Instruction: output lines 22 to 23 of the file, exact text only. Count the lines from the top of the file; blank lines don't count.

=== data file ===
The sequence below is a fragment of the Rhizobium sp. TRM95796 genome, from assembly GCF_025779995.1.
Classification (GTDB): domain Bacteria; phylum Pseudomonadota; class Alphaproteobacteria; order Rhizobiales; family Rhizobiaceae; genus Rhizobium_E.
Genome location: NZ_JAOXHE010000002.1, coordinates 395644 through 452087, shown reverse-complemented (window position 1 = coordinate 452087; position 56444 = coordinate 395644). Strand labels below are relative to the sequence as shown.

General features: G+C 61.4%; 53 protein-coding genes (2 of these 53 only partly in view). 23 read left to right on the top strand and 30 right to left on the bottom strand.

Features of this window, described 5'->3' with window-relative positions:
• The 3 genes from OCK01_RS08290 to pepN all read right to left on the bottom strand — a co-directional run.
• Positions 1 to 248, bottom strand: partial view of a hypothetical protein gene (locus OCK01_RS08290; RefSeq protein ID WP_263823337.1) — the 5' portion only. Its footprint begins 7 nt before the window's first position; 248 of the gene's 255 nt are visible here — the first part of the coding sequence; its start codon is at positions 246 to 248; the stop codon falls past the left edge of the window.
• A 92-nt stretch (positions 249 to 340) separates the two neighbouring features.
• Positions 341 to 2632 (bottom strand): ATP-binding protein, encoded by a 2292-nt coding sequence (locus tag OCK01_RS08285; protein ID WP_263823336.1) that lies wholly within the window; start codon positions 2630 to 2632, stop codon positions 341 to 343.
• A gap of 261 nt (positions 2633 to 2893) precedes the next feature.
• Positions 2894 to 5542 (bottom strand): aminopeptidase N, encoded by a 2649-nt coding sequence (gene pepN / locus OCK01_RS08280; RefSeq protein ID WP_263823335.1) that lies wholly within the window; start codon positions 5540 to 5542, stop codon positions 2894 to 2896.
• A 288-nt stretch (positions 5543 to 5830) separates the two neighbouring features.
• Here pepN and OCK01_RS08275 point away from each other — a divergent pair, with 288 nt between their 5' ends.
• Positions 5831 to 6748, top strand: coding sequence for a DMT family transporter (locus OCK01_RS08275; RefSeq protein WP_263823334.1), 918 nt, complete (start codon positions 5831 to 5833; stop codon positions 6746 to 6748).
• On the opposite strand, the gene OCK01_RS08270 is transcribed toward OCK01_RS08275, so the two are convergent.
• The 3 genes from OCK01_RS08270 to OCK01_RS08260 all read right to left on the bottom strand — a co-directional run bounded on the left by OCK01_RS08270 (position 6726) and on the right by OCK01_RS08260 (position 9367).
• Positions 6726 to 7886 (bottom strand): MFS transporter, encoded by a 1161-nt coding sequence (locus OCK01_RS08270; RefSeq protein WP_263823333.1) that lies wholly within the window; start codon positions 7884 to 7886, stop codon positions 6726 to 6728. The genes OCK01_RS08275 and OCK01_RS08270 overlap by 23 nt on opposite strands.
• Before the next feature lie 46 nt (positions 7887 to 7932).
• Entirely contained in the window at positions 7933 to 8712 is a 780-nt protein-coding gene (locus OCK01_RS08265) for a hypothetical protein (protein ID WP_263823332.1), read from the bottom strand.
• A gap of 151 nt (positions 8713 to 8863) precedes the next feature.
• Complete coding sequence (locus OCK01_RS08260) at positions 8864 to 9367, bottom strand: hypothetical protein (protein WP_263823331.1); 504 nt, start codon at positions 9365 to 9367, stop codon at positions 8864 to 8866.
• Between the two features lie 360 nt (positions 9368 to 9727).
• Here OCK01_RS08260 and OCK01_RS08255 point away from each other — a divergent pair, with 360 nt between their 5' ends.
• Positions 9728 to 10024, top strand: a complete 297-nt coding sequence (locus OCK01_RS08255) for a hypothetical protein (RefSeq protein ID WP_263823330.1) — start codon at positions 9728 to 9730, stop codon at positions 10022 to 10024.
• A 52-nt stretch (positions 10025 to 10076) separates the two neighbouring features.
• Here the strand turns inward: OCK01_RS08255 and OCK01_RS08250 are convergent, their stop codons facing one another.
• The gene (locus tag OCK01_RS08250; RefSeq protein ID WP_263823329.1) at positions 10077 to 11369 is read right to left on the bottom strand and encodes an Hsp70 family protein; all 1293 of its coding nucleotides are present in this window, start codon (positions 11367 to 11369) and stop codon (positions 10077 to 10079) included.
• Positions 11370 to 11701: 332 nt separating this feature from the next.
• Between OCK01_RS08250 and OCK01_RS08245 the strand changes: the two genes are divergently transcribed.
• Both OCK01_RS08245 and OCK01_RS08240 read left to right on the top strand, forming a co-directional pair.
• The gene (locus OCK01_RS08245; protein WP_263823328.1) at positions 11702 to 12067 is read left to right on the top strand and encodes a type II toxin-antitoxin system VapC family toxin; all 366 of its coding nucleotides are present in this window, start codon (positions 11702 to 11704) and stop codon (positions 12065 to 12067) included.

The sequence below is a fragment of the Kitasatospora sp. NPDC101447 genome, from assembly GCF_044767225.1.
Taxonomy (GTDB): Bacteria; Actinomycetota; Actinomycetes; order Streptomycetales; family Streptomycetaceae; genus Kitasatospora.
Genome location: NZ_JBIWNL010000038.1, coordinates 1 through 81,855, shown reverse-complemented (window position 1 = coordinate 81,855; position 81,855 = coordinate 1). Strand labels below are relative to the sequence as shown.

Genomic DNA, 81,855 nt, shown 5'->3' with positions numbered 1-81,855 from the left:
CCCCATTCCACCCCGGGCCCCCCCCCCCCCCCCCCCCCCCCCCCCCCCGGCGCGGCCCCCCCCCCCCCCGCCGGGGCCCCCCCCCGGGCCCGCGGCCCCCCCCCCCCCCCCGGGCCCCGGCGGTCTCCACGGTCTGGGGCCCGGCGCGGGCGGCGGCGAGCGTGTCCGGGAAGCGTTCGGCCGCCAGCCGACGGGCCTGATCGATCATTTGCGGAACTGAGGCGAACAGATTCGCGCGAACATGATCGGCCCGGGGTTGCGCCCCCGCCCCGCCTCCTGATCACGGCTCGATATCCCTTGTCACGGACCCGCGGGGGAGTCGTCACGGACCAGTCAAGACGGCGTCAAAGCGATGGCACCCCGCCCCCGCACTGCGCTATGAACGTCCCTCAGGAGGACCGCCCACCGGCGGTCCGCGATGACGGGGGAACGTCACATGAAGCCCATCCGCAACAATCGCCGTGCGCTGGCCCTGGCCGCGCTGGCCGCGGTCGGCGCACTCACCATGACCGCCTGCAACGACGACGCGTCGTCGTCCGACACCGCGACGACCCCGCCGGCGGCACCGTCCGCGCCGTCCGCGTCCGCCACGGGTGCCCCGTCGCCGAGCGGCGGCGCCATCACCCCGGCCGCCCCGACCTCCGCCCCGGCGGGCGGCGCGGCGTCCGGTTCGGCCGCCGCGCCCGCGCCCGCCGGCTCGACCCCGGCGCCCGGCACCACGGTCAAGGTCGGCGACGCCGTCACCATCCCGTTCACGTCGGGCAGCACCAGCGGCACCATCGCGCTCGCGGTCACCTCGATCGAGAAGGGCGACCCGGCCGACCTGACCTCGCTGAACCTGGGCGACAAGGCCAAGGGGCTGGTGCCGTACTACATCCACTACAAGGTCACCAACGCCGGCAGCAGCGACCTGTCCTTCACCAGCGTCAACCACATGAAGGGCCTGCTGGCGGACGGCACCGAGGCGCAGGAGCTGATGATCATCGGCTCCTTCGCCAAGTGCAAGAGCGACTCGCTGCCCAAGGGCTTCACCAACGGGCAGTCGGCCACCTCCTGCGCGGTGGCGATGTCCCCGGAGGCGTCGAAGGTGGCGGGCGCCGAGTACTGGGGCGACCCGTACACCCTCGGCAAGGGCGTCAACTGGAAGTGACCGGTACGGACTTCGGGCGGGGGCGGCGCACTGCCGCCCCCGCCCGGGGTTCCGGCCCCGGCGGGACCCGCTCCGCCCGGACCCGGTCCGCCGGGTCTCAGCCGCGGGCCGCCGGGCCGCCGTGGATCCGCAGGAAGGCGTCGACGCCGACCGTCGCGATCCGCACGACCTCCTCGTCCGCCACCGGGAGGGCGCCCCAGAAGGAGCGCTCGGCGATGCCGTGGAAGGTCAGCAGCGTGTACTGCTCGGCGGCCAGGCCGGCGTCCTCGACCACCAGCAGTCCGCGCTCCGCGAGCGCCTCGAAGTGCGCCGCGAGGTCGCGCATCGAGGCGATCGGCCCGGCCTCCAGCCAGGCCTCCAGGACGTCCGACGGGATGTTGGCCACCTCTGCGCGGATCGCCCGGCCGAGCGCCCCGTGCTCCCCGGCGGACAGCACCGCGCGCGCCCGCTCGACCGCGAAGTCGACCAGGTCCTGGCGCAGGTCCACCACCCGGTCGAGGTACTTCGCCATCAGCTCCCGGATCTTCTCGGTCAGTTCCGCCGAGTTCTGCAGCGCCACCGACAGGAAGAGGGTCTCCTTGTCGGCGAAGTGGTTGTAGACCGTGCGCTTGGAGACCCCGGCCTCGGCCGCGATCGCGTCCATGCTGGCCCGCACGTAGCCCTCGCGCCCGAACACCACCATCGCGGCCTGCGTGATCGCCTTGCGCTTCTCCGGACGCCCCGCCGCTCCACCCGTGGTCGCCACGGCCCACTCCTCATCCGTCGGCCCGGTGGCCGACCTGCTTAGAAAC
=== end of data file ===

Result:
• Between the two features lie 360 nt (positions 9368 to 9727).
• Here OCK01_RS08260 and OCK01_RS08255 point away from each other — a divergent pair, with 360 nt between their 5' ends.